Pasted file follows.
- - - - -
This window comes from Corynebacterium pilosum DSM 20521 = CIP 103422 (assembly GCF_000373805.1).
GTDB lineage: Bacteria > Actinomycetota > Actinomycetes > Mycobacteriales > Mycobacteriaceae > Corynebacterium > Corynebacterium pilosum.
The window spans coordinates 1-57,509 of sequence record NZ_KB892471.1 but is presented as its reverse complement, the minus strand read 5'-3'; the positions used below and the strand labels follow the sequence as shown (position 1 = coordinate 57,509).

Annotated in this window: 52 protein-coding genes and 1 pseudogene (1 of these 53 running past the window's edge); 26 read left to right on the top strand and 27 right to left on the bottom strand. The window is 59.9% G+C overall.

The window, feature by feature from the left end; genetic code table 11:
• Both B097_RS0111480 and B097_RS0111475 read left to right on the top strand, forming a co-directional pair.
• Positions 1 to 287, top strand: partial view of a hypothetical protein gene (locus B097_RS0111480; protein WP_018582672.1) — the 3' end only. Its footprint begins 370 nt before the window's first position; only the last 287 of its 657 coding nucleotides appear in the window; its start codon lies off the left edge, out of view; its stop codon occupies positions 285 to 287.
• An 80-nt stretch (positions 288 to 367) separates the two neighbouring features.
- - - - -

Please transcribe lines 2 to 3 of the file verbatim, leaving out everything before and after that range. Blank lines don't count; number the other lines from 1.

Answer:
GTDB lineage: Bacteria > Actinomycetota > Actinomycetes > Mycobacteriales > Mycobacteriaceae > Corynebacterium > Corynebacterium pilosum.
The window spans coordinates 1-57,509 of sequence record NZ_KB892471.1 but is presented as its reverse complement, the minus strand read 5'-3'; the positions used below and the strand labels follow the sequence as shown (position 1 = coordinate 57,509).